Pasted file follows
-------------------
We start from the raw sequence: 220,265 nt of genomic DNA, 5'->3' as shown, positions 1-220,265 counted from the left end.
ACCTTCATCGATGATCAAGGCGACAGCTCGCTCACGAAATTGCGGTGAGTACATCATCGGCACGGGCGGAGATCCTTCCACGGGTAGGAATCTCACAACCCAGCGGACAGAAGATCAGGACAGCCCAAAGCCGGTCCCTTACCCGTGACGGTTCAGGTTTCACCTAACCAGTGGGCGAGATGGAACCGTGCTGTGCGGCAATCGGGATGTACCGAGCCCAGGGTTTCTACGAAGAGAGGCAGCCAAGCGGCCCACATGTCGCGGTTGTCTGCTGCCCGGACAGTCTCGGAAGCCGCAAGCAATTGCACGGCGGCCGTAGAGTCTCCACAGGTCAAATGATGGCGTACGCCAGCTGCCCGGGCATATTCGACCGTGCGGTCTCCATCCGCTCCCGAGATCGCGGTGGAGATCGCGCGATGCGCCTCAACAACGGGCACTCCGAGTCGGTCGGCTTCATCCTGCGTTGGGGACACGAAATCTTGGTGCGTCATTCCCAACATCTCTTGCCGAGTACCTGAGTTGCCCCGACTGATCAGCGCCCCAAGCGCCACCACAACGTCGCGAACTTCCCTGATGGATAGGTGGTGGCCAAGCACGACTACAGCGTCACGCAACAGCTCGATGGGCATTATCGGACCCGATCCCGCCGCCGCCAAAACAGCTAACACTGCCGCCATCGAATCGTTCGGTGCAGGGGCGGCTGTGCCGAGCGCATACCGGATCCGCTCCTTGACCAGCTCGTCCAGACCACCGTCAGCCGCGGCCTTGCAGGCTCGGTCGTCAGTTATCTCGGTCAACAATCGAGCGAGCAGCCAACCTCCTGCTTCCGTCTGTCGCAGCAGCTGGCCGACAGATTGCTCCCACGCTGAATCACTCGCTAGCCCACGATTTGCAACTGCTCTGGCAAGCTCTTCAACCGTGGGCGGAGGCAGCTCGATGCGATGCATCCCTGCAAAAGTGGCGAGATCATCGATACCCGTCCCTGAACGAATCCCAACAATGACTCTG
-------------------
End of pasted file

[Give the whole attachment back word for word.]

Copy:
We start from the raw sequence: 220,265 nt of genomic DNA, 5'->3' as shown, positions 1-220,265 counted from the left end.
ACCTTCATCGATGATCAAGGCGACAGCTCGCTCACGAAATTGCGGTGAGTACATCATCGGCACGGGCGGAGATCCTTCCACGGGTAGGAATCTCACAACCCAGCGGACAGAAGATCAGGACAGCCCAAAGCCGGTCCCTTACCCGTGACGGTTCAGGTTTCACCTAACCAGTGGGCGAGATGGAACCGTGCTGTGCGGCAATCGGGATGTACCGAGCCCAGGGTTTCTACGAAGAGAGGCAGCCAAGCGGCCCACATGTCGCGGTTGTCTGCTGCCCGGACAGTCTCGGAAGCCGCAAGCAATTGCACGGCGGCCGTAGAGTCTCCACAGGTCAAATGATGGCGTACGCCAGCTGCCCGGGCATATTCGACCGTGCGGTCTCCATCCGCTCCCGAGATCGCGGTGGAGATCGCGCGATGCGCCTCAACAACGGGCACTCCGAGTCGGTCGGCTTCATCCTGCGTTGGGGACACGAAATCTTGGTGCGTCATTCCCAACATCTCTTGCCGAGTACCTGAGTTGCCCCGACTGATCAGCGCCCCAAGCGCCACCACAACGTCGCGAACTTCCCTGATGGATAGGTGGTGGCCAAGCACGACTACAGCGTCACGCAACAGCTCGATGGGCATTATCGGACCCGATCCCGCCGCCGCCAAAACAGCTAACACTGCCGCCATCGAATCGTTCGGTGCAGGGGCGGCTGTGCCGAGCGCATACCGGATCCGCTCCTTGACCAGCTCGTCCAGACCACCGTCAGCCGCGGCCTTGCAGGCTCGGTCGTCAGTTATCTCGGTCAACAATCGAGCGAGCAGCCAACCTCCTGCTTCCGTCTGTCGCAGCAGCTGGCCGACAGATTGCTCCCACGCTGAATCACTCGCTAGCCCACGATTTGCAACTGCTCTGGCAAGCTCTTCAACCGTGGGCGGAGGCAGCTCGATGCGATGCATCCCTGCAAAAGTGGCGAGATCATCGATACCCGTCCCTGAACGAATCCCAACAATGACTCTG